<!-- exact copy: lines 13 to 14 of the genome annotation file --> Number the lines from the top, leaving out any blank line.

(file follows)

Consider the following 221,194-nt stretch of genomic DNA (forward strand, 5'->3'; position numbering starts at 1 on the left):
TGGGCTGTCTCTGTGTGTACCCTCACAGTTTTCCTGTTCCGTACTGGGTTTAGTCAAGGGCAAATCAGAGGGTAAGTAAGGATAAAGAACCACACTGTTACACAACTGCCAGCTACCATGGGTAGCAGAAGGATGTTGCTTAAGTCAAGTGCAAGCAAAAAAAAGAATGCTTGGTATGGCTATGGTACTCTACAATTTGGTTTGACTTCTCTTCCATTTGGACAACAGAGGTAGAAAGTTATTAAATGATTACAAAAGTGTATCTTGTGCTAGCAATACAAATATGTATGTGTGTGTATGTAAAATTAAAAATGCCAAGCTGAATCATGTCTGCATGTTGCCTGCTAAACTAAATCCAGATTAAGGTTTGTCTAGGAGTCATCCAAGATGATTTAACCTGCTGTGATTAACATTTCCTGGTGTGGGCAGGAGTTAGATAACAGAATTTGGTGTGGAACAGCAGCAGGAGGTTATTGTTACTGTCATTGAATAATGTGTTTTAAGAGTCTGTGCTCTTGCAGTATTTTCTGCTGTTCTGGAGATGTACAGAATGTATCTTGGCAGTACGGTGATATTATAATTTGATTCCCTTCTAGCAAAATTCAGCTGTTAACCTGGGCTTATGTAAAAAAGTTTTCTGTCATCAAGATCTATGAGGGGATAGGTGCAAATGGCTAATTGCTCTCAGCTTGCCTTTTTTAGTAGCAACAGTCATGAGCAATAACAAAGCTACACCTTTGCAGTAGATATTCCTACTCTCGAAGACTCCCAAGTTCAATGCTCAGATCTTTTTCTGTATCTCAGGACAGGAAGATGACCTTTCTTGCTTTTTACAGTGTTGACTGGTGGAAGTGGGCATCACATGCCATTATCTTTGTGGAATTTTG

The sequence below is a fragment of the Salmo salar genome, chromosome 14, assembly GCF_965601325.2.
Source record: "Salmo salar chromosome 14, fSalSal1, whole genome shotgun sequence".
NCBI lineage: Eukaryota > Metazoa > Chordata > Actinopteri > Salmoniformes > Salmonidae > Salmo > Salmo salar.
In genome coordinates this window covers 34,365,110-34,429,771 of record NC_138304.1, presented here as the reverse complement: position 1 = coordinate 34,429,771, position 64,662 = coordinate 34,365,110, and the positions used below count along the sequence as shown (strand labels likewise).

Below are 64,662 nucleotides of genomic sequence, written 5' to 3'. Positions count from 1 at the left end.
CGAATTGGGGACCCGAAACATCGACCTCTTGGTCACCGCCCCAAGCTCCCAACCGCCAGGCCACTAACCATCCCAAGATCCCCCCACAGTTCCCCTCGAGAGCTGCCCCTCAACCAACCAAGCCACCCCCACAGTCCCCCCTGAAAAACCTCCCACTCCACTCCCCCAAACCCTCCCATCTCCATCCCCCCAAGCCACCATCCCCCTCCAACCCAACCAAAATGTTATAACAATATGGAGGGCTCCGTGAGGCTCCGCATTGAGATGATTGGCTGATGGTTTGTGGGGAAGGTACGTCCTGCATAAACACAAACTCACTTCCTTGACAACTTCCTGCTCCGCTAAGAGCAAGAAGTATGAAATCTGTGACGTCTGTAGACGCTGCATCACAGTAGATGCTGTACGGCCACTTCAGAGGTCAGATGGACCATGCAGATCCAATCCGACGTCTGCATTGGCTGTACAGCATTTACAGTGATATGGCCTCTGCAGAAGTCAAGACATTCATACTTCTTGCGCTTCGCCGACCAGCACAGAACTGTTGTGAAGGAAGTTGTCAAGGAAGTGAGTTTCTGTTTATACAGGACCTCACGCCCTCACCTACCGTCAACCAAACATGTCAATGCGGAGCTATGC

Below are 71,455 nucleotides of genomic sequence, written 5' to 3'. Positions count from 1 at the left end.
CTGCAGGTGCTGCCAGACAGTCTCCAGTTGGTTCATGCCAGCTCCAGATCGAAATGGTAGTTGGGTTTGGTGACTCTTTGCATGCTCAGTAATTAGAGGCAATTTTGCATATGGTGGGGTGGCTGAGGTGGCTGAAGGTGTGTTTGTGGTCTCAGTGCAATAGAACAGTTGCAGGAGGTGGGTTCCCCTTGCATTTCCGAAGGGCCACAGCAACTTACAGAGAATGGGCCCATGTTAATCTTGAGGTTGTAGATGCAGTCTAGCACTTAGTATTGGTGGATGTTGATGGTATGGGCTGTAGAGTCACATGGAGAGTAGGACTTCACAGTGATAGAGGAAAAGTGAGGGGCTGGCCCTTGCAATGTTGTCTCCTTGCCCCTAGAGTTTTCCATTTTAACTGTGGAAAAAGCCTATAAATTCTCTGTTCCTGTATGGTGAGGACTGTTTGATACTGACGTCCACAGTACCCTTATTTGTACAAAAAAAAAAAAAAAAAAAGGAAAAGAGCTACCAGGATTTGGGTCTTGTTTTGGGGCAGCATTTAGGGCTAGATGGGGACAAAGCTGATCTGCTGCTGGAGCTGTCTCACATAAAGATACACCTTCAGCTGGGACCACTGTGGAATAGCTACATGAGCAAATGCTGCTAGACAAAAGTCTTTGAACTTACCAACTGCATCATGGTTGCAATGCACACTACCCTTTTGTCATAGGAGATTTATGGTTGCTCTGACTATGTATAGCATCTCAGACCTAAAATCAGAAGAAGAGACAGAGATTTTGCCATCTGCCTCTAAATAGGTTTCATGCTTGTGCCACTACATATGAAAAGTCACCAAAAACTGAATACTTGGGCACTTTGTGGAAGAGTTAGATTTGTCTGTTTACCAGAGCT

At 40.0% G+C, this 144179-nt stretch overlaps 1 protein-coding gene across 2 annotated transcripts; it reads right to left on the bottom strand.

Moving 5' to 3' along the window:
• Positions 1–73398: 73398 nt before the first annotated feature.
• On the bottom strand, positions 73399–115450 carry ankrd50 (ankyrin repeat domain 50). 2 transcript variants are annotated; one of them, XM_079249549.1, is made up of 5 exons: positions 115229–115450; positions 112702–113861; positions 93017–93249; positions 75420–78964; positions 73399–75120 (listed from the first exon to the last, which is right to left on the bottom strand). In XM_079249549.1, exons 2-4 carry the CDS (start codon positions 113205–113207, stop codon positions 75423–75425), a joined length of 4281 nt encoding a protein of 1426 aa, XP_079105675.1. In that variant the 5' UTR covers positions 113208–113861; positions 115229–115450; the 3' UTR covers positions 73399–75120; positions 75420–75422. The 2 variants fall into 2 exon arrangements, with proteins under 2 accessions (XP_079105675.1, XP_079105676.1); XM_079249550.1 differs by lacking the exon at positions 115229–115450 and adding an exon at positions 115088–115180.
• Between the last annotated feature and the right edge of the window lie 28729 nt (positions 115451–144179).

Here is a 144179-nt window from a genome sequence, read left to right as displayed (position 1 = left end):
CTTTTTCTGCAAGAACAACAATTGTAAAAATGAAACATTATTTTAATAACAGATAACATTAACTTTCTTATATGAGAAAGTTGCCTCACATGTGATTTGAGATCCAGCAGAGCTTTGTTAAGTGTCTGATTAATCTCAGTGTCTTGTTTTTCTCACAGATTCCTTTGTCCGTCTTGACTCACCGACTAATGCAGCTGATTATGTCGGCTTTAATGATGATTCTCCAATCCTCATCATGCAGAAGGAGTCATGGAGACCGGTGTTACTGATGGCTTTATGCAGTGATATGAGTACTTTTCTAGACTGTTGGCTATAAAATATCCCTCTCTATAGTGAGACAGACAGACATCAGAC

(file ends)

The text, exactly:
• Positions 1–73398: 73398 nt before the first annotated feature.
• On the bottom strand, positions 73399–115450 carry ankrd50 (ankyrin repeat domain 50). 2 transcript variants are annotated; one of them, XM_079249549.1, is made up of 5 exons: positions 115229–115450; positions 112702–113861; positions 93017–93249; positions 75420–78964; positions 73399–75120 (listed from the first exon to the last, which is right to left on the bottom strand). In XM_079249549.1, exons 2-4 carry the CDS (start codon positions 113205–113207, stop codon positions 75423–75425), a joined length of 4281 nt encoding a protein of 1426 aa, XP_079105675.1. In that variant the 5' UTR covers positions 113208–113861; positions 115229–115450; the 3' UTR covers positions 73399–75120; positions 75420–75422. The 2 variants fall into 2 exon arrangements, with proteins under 2 accessions (XP_079105675.1, XP_079105676.1); XM_079249550.1 differs by lacking the exon at positions 115229–115450 and adding an exon at positions 115088–115180.